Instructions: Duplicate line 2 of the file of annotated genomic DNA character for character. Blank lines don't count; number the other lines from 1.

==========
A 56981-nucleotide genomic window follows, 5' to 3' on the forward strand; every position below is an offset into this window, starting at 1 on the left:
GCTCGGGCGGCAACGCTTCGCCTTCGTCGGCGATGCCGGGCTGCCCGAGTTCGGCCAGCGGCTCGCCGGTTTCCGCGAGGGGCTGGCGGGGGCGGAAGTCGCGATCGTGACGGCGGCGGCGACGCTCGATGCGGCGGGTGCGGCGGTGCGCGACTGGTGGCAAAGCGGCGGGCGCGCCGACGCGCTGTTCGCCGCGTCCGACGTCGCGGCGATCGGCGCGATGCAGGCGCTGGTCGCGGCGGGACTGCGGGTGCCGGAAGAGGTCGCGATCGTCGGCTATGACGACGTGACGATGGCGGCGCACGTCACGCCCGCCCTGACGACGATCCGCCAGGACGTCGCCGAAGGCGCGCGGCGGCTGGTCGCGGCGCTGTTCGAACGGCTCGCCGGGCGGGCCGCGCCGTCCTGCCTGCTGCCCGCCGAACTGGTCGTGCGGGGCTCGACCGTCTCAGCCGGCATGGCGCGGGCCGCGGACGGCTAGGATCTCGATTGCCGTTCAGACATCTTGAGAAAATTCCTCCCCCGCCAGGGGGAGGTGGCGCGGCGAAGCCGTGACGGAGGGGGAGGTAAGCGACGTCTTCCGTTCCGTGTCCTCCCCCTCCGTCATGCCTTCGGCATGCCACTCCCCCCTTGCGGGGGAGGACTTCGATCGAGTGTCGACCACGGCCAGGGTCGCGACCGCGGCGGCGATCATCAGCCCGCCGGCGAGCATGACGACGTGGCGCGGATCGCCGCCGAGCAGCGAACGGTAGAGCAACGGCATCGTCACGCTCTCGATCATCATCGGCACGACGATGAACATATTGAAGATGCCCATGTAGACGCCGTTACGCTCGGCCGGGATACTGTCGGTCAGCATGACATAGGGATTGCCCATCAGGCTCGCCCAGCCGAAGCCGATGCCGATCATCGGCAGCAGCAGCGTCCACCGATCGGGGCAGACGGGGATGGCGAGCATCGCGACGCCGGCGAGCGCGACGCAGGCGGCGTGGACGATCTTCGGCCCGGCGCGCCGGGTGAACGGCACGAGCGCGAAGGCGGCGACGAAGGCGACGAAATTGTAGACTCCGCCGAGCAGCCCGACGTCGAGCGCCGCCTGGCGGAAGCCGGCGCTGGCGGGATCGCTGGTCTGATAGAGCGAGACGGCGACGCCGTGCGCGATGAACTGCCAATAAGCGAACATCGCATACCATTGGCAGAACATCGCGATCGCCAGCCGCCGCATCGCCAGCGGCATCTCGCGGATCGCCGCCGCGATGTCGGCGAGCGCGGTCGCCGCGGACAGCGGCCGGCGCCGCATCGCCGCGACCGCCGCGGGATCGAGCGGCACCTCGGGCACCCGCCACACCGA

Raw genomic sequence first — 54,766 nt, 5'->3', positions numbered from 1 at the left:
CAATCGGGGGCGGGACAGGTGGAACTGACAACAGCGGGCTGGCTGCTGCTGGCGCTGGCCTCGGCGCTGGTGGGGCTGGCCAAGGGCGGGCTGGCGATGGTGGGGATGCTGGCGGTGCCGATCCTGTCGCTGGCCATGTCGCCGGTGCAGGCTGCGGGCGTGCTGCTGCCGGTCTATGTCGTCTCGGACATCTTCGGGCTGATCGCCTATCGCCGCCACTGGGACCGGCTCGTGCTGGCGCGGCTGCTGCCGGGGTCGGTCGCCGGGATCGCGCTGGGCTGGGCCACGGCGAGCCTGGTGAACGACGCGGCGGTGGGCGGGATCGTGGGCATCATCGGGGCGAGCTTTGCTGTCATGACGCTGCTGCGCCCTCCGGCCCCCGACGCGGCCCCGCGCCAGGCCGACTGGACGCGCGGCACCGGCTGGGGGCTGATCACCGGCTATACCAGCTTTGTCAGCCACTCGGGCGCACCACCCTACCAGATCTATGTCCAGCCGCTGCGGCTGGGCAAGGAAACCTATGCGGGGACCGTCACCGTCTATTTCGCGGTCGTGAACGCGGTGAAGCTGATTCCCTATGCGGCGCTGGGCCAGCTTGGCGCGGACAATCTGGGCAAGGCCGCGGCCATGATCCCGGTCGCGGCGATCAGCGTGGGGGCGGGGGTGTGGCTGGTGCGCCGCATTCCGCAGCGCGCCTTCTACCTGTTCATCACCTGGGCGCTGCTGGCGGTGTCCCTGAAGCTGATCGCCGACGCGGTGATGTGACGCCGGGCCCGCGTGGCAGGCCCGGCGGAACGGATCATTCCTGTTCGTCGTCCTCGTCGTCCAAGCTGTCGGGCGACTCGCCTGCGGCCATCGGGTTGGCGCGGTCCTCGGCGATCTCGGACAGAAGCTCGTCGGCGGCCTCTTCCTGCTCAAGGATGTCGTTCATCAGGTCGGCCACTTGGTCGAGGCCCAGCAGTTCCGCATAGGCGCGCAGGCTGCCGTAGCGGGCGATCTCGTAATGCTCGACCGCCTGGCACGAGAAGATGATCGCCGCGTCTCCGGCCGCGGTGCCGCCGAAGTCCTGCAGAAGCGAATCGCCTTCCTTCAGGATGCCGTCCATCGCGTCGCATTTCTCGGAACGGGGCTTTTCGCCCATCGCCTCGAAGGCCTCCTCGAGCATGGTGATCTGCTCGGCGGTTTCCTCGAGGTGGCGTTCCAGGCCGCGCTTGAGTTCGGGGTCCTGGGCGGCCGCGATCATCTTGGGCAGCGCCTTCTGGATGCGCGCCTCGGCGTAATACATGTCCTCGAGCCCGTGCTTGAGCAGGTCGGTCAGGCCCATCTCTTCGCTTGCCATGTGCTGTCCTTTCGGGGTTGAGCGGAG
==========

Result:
GCTCGGGCGGCAACGCTTCGCCTTCGTCGGCGATGCCGGGCTGCCCGAGTTCGGCCAGCGGCTCGCCGGTTTCCGCGAGGGGCTGGCGGGGGCGGAAGTCGCGATCGTGACGGCGGCGGCGACGCTCGATGCGGCGGGTGCGGCGGTGCGCGACTGGTGGCAAAGCGGCGGGCGCGCCGACGCGCTGTTCGCCGCGTCCGACGTCGCGGCGATCGGCGCGATGCAGGCGCTGGTCGCGGCGGGACTGCGGGTGCCGGAAGAGGTCGCGATCGTCGGCTATGACGACGTGACGATGGCGGCGCACGTCACGCCCGCCCTGACGACGATCCGCCAGGACGTCGCCGAAGGCGCGCGGCGGCTGGTCGCGGCGCTGTTCGAACGGCTCGCCGGGCGGGCCGCGCCGTCCTGCCTGCTGCCCGCCGAACTGGTCGTGCGGGGCTCGACCGTCTCAGCCGGCATGGCGCGGGCCGCGGACGGCTAGGATCTCGATTGCCGTTCAGACATCTTGAGAAAATTCCTCCCCCGCCAGGGGGAGGTGGCGCGGCGAAGCCGTGACGGAGGGGGAGGTAAGCGACGTCTTCCGTTCCGTGTCCTCCCCCTCCGTCATGCCTTCGGCATGCCACTCCCCCCTTGCGGGGGAGGACTTCGATCGAGTGTCGACCACGGCCAGGGTCGCGACCGCGGCGGCGATCATCAGCCCGCCGGCGAGCATGACGACGTGGCGCGGATCGCCGCCGAGCAGCGAACGGTAGAGCAACGGCATCGTCACGCTCTCGATCATCATCGGCACGACGATGAACATATTGAAGATGCCCATGTAGACGCCGTTACGCTCGGCCGGGATACTGTCGGTCAGCATGACATAGGGATTGCCCATCAGGCTCGCCCAGCCGAAGCCGATGCCGATCATCGGCAGCAGCAGCGTCCACCGATCGGGGCAGACGGGGATGGCGAGCATCGCGACGCCGGCGAGCGCGACGCAGGCGGCGTGGACGATCTTCGGCCCGGCGCGCCGGGTGAACGGCACGAGCGCGAAGGCGGCGACGAAGGCGACGAAATTGTAGACTCCGCCGAGCAGCCCGACGTCGAGCGCCGCCTGGCGGAAGCCGGCGCTGGCGGGATCGCTGGTCTGATAGAGCGAGACGGCGACGCCGTGCGCGATGAACTGCCAATAAGCGAACATCGCATACCATTGGCAGAACATCGCGATCGCCAGCCGCCGCATCGCCAGCGGCATCTCGCGGATCGCCGCCGCGATGTCGGCGAGCGCGGTCGCCGCGGACAGCGGCCGGCGCCGCATCGCCGCGACCGCCGCGGGATCGAGCGGCACCTCGGGCACCCGCCACACCGA